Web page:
Crude oil trade flows have been redrawn since the Russia-Ukraine conflict began in late February, with Russian crude displacing competitors from Asia, and leaving holes to be filled in Europe.
As European refiners have rejected Russian crude in the spot market and as term contracts gradually expire ahead of an EU embargo on seaborne Russian crude coming into force at the end of this year, more Russian crude is being redirected to Asia-Pacific, at steeply discounted prices. This is displacing crude from the Americas, west Africa and the Mideast Gulf. The displaced crude in turn is finding a home in Europe’s tightened crude market, as the charts below based on Vortexa monthly loadings data show.
This is unlikely to be a temporary situation, with western allies seeking to tighten the screws on Russia and Asia-Pacific refiners apparently happy to continue to buy Russian crude as long as the price is relatively low.
Russian crude exports through the Baltic and Black Seas to Asia-Pacific, particularly India and increasingly China, hit record levels of well over 1mn b/d in May, overtaking exports to Europe for the first time. Exports from every other potential swing region have dropped to Asia-Pacific and increased to Europe so far this year.
Even exports from the Mideast Gulf — traditionally targeted at Asia-Pacific — have begun to swing, with Abu Dhabi leading the charge as we noted recently. While the trend at a regional level appears less dramatic than those seen above, the larger volumes involved mean that any sustained swing of Mideast Gulf exports will have a major impact on the market, not to mention the delicate politics of the Opec+ group, with Mideast Gulf exporters ceding market share to Russia in Asia-Pacific in return for higher prices in Europe.
The changing flows have already disrupted pricing. The traditional “Asian premium” that has persisted for most of this century, as quicker economic growth in east Asia made it the oil market’s centre of gravity, recently collapsed as that region has lost some of its pull.
The twin impacts of sluggish recovery from the pandemic, with restrictions persisting in parts of China, and a slew of discounted Russian crude flowing to the region, have meant that, unusually, physical crude demand in Europe has set the pace.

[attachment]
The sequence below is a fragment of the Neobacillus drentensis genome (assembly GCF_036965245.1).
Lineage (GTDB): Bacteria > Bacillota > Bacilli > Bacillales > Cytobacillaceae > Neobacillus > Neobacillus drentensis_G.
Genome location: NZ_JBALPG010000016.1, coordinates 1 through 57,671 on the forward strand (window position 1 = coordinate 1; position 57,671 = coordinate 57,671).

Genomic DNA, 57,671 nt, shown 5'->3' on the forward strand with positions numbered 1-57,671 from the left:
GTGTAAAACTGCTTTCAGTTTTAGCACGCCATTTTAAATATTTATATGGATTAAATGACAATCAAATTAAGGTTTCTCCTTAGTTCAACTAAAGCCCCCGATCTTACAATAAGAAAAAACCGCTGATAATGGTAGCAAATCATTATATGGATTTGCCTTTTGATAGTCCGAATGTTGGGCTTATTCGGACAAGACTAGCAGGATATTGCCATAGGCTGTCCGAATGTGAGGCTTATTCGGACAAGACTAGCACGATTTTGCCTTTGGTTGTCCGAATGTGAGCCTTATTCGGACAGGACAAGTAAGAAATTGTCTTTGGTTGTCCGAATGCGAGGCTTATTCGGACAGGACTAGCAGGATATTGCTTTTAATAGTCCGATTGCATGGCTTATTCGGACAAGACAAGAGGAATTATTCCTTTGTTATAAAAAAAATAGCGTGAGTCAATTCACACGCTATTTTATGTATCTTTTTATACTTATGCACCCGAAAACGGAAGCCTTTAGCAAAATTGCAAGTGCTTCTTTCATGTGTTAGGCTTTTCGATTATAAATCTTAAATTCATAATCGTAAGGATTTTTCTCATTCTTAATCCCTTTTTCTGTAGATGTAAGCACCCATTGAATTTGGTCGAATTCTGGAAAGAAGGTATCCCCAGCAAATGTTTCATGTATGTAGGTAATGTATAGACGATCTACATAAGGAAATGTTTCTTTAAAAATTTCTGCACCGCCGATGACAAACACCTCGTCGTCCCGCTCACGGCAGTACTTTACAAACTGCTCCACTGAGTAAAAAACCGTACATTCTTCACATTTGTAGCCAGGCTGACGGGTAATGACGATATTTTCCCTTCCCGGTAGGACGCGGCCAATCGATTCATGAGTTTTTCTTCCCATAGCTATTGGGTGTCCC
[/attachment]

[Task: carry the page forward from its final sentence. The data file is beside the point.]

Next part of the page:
Exporters to both regions that use formula pricing for term sales, such as Saudi Aramco, have charged higher prices for European buyers in recent months, pushing the “Asian premium” into unaccustomed negative territory, particularly in June.
The pendulum appears to have swung back from those steep discounts, with the September Aramco official formula prices trimmed for Europe for Arab Light and Arab Extra Light versus Brent, but raised for Asia versus Dubai/Oman — although prices for Arab Medium and Heavy crude have continued to climb for European buyers.
As the new trade routes become more entrenched, European buyers are likely to be increasingly at the mercy of higher relative prices for medium and heavy sour crude, with their accustomed staple, Russian Urals, flowing to Asia-Pacific instead, and exporters in Latin America and the Mideast Gulf seeking to ramp up sales to the region.
Argus has launched a new crude price index for Europe, Argus Brent Sour, to give these sellers and their European refiner customers a benchmark for medium sour crude prices in the region, now that Urals prices can no longer fulfil that function.
A key supplier to Europe is now the US, of course, with the amount of WTI arriving in Europe often outweighing the totality of the Brent basket’s production. Total US crude exports, according to the most recent weekly EIA data — which are often subject to revision — are unusually high at 4.5mn b/d, and in the past few months have been weighted more to Europe than to Asia.
US crude exports are generally light and sweet, however, so the transatlantic flow is only serving to narrow the sweet-sour spread in Europe, as similar quality Libyan output returns to a pre-blockade levels of 1.2mn b/d and Nigerian and Angolan crude shut out of the Indian market by Russian Urals floods into Europe instead.
While the situation is in flux, the future shape of the market is coming into focus, and it is radically different to what went before.
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Source: Argus Media
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